From my own experiences, this makes perfect sense. As our health declines, so does our ability to feel good about our lives, and then there are those predictable thoughts about how we’ve lived our lives and what it must feel like to die. One thing I experience is the daily differences in how I feel about my life, but I’m not certain how much of that is caused by my head injuries. Some days I feel almost like I used to, happy and ready to get out and try new things. Other times I can barely get out of bed and face the day. The problem is I cannot predict what will happen each day, so it’s difficult to plan ahead.

Mike has observed this unpredictability and also wondered what causes it. Now I believe part of it is a natural response to losses later in life. Some days I see little future for myself and so I feel depressed. I do not want to drag him down, because there is no need for both of us to suffer. Other days I feel that old optimism and then I can’t believe I was so low yesterday.

What could be more natural than our ability to confront our own aging and disabilities better on some days than others? Also it takes time to adjust to such major changes in health and abilities…

Realistically my ability to travel very far or go anywhere I want to is limited. But also my desire to travel has become less with age and with so many fantastic travel videos to be enjoyed on Youtube. The place Mike and I most want to visit now is Patagonia. There’s a very good chance I won’t ever get there, but I love watching travel videos and dreaming… Now that’s something previous generations did not have! We really are very lucky, even in our old age. I appreciate that everyday!

“Even in seemingly dormant times, we are in transition. Losses and gains are in constant play. We are the change-agent, and we are changed. Even without toil, we transform. So, wisdom advises us to open our hearts to transition; to honor fully what is passing, to learn from all that unfolds, and to welcome what arrives at our door each day with courage and curiosity.”

A few native plants in my Colorado foothills garden

My father, Dr. Jack L. Carter, was a well-known botanist and strong advocate of growing native plants in the areas they are native to. We lovingly called him a “native plants nazi” because he was always commenting on how inappropriate certain plants and trees were in our yards and neighborhoods. In his honor I would like to mention a few natives that have either volunteered or been transplanted into my garden up here at 7,000 feet, west of Walsenburg Colorado.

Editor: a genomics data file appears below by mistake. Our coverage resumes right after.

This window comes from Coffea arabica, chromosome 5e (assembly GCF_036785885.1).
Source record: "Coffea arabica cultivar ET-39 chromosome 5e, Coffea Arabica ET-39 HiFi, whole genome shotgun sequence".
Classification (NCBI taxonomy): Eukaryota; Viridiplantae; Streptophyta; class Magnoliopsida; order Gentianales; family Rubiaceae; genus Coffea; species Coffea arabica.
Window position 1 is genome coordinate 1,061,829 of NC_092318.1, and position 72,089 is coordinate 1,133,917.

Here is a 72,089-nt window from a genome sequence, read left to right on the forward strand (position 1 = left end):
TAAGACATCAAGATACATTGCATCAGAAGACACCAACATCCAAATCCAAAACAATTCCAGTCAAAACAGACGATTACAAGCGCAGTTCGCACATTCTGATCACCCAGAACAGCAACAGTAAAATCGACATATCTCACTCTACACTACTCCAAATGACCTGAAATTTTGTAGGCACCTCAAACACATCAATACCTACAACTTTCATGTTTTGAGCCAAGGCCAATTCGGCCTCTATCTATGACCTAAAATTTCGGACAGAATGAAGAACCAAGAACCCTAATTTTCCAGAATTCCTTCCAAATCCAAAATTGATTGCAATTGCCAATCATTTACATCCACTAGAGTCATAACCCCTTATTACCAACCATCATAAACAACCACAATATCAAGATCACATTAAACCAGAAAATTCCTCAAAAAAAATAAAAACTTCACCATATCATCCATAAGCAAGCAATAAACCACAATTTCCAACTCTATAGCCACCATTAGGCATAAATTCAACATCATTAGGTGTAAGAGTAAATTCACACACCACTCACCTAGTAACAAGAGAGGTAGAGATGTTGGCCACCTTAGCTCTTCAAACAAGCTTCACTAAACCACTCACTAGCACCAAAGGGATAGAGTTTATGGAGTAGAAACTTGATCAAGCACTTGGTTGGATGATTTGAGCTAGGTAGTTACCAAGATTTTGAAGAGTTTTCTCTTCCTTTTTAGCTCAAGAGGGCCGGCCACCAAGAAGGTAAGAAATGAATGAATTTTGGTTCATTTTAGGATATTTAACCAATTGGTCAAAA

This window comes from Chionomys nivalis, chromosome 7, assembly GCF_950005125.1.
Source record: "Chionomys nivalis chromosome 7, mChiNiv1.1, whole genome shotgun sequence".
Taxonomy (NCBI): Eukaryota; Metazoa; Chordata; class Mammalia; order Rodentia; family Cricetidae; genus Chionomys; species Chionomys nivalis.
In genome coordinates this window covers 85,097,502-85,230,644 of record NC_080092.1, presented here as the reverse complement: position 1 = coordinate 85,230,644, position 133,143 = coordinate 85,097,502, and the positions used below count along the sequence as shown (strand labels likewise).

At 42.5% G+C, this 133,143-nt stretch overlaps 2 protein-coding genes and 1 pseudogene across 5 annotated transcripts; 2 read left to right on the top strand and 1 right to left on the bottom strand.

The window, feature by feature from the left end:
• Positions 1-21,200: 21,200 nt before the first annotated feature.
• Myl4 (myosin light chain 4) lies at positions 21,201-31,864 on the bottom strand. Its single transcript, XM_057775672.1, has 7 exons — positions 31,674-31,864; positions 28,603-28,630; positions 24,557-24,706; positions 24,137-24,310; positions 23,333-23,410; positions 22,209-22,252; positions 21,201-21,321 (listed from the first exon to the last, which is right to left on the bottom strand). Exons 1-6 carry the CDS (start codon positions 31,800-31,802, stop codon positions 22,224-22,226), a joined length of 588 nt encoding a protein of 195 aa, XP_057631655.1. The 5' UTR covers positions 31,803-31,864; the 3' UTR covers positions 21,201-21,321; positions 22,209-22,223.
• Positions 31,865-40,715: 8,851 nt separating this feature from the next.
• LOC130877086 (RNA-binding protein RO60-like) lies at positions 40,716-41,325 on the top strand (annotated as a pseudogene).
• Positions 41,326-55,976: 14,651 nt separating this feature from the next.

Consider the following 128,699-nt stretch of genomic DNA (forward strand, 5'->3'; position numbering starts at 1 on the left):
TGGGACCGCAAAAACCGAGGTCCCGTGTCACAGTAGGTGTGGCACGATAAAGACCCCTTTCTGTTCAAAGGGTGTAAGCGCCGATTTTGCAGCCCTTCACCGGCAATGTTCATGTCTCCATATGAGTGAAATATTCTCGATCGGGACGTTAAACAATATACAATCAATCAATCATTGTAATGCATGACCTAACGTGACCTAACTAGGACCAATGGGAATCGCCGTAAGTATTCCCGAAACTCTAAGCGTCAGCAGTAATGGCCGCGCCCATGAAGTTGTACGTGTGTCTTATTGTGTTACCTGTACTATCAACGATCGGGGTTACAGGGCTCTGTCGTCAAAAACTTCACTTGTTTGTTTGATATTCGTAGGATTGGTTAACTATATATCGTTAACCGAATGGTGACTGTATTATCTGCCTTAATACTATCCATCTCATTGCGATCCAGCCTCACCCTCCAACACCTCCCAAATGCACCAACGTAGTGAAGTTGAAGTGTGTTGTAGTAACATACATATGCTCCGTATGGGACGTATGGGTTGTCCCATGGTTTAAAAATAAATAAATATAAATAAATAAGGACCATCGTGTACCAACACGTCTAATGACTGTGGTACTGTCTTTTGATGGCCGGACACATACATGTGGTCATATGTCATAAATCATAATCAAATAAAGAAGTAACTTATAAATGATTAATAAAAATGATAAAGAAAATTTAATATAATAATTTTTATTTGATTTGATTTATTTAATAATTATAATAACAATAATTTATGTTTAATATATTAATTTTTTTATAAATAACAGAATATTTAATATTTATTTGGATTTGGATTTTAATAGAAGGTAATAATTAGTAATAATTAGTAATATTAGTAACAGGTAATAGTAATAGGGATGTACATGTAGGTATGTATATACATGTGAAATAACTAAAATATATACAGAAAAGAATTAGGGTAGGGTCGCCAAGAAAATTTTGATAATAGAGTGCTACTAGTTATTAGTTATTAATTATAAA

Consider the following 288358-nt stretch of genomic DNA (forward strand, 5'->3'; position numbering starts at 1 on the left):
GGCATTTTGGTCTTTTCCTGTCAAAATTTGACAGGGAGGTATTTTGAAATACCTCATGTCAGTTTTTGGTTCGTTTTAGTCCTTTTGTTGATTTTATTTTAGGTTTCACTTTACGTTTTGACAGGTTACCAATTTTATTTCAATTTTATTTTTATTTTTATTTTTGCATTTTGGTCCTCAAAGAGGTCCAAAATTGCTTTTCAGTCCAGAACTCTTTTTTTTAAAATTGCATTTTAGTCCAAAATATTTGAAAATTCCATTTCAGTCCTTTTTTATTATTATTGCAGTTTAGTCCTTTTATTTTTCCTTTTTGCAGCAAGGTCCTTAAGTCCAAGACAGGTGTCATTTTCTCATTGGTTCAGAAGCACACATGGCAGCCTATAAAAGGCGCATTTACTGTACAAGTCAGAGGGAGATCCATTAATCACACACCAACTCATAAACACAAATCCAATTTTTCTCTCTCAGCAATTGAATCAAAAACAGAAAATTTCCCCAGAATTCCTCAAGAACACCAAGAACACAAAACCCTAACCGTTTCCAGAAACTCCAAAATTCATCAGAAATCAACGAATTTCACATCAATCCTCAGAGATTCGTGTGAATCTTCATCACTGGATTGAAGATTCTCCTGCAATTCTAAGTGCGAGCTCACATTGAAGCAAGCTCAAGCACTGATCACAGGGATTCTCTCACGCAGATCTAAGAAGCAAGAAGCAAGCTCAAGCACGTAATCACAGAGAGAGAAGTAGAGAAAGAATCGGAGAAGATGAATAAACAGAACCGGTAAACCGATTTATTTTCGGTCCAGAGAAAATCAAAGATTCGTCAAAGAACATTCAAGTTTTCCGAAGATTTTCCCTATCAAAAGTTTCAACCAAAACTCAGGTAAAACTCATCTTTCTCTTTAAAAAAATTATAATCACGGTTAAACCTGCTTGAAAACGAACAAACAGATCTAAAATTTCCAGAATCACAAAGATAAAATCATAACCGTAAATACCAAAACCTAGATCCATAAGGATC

My favorite is the Showy Four O’Clock. This one just happened to be properly placed to come up every year under my Buddha. It starts blooming in the late day in mid-July and continues for quite a while. The only year it did not bloom was in 2018 when we had a wildfire nearby.

A plant I love to see down here is what I know as the Cane Cholla Cactus. They are common along Highway I-25 from just north of Pueblo to the Colorado-New Mexico state border and they are blooming right now. I liked them so much that I started a few of them in my garden four years ago, because I know they take a long time to grow and bloom.

I just cut off the end of one cane and planted it in the ground. This is a plant two years later….

I am so excited to see that one of my four year old plants actually had a bloom this week! I didn’t know how long it took to get these to bloom. Gardeners must be AMAZINGLY PATIENT.

I have also added a nice evening primrose, which has always been one of my favorites, and of course we have much more yucca than we want!

Finally, we have had hundreds of native sunflowers here ever since we moved in. I love them. They remind me of my Kansas upbringing.

It’s lavender time in my foothills garden!

If I had to choose one plant that LOVES it the best up here at 7,000 feet, it would be lavender. Every year my plants get larger and larger and ever more happy and beautiful!

They are just coming out now in all of their glory with my different colored yarrow plants!

And they mix so well with many different types of flowers and plants.

Lavender was one of the first plants I planted, before I even had a garden going south of our home.

This is my first plant in October of 2018. I have found that is smells wonderful and absolutely no critters are anxious to take a bite of it 🙂

This is that plant today!

It seems that there is a new lavender farm in our county called Spanish Peaks Lavender Farm, 10 miles northwest of Walsenburg, off County Road 521. I’ve contacted them for more information about their operation and I’ll get back to you with more if they answer me.

In the meantime, if you’d like to learn more about choosing the right lavender plants for your high country garden, please go here!